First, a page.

I wish you the best outcome.

mokryna Thu 10-Feb-22 09:42:01

I understand how you feel Mariemal55 my daughters, at the time 8 and 17, had it hard also as we had to change countries. Their father stayed in China with her for 15 years I only pushed them to go to his wedding. She wasn’t present at our eldest’s wedding although was at a hotel. They came back here for 5 years and put their child into the school where I was working. I don’t know if she visited my grandchildren while they were here. I didn’t ask. They now live in Canada, which is easier for me which I realize is not in your case. Your daughter loves you and he is her father. I know it hurts even though it’s years ago but let your daughter decide for her sake. Try to do your best to support her decision as you never want it to be ´it’s me or her’ situation.

GagaJo Thu 10-Feb-22 09:44:04

Not the same situation at all, but my ex's second wife caused a lot of problems for me when she and my ex got together. Consequently, there was a huge rift between ex and our DD at the time and of course, I had nothing to do with her.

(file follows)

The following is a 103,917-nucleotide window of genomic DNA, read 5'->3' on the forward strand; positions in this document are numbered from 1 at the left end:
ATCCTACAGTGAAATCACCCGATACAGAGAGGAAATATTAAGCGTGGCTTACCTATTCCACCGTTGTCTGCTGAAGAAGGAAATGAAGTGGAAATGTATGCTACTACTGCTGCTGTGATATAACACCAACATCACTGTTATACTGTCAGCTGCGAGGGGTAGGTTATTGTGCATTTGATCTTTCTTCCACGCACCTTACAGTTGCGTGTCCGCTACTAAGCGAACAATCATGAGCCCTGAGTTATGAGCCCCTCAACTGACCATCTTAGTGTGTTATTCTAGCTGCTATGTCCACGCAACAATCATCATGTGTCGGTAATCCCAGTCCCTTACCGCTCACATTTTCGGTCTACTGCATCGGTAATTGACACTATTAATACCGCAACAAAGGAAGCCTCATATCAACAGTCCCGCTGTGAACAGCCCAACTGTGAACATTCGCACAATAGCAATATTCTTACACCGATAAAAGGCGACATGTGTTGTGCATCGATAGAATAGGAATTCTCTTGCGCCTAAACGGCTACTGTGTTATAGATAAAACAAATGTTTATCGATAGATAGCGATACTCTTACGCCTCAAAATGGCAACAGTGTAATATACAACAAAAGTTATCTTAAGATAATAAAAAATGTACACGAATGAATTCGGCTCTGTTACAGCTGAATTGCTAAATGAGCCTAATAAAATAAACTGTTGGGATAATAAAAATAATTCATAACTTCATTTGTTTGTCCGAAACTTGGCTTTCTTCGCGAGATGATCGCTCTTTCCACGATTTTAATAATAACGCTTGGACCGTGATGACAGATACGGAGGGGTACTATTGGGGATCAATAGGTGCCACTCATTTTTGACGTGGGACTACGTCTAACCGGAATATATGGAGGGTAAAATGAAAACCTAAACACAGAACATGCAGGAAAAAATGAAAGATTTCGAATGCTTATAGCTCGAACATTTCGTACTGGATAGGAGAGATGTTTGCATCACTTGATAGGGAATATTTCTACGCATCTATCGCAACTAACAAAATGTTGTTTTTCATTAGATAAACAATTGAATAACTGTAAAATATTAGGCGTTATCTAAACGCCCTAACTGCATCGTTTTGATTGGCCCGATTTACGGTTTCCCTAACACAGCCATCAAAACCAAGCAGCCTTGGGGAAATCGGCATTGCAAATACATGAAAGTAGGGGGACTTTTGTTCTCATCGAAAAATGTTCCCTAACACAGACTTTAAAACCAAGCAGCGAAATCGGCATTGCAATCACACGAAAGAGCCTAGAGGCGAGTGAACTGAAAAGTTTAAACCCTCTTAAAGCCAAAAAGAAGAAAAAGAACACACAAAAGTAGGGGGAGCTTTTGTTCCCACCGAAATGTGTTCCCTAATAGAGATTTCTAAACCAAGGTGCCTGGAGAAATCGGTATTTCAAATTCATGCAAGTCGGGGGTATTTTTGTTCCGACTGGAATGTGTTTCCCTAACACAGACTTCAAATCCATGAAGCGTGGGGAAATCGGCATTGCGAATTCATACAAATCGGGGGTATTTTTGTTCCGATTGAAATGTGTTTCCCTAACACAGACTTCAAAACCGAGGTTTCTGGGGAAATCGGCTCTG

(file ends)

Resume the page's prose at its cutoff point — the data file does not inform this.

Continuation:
Moving on 15/20 years (don't remember exactly how long), his wife is a really lovely 2nd granny to my DGS. She's nice to my DD. I do still have in the back of my mind how hard she made things for me back then, but the person she is today is nothing like that, so I'm chosing to put it behind me.

From my perspective, the more people that love my DGS the better. We have a tiny family, so he doesn't have a lot of relatives. I'm glad he has her and my ex and loves them. I'm not part of their relationship but I'm happy for them.